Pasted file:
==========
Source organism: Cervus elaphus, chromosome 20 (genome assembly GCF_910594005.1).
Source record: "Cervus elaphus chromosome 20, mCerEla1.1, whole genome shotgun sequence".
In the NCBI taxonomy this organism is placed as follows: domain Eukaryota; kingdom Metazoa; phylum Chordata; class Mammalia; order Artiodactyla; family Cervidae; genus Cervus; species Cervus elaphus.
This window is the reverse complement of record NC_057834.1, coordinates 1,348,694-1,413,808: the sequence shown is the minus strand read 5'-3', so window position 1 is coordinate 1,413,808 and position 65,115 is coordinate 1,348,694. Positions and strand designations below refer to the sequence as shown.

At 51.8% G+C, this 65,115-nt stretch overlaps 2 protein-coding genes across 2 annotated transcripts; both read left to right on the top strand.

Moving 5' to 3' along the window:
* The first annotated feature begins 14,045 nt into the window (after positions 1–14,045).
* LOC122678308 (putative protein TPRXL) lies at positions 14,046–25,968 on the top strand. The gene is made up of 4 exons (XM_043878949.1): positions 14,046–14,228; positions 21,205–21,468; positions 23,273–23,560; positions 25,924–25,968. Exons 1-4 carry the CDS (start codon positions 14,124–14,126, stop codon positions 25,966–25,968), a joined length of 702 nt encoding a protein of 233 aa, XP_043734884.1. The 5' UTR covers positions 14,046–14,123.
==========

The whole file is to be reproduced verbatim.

Source organism: Cervus elaphus, chromosome 20 (genome assembly GCF_910594005.1).
Source record: "Cervus elaphus chromosome 20, mCerEla1.1, whole genome shotgun sequence".
In the NCBI taxonomy this organism is placed as follows: domain Eukaryota; kingdom Metazoa; phylum Chordata; class Mammalia; order Artiodactyla; family Cervidae; genus Cervus; species Cervus elaphus.
This window is the reverse complement of record NC_057834.1, coordinates 1,348,694-1,413,808: the sequence shown is the minus strand read 5'-3', so window position 1 is coordinate 1,413,808 and position 65,115 is coordinate 1,348,694. Positions and strand designations below refer to the sequence as shown.

At 51.8% G+C, this 65,115-nt stretch overlaps 2 protein-coding genes across 2 annotated transcripts; both read left to right on the top strand.

Moving 5' to 3' along the window:
* The first annotated feature begins 14,045 nt into the window (after positions 1–14,045).
* LOC122678308 (putative protein TPRXL) lies at positions 14,046–25,968 on the top strand. The gene is made up of 4 exons (XM_043878949.1): positions 14,046–14,228; positions 21,205–21,468; positions 23,273–23,560; positions 25,924–25,968. Exons 1-4 carry the CDS (start codon positions 14,124–14,126, stop codon positions 25,966–25,968), a joined length of 702 nt encoding a protein of 233 aa, XP_043734884.1. The 5' UTR covers positions 14,046–14,123.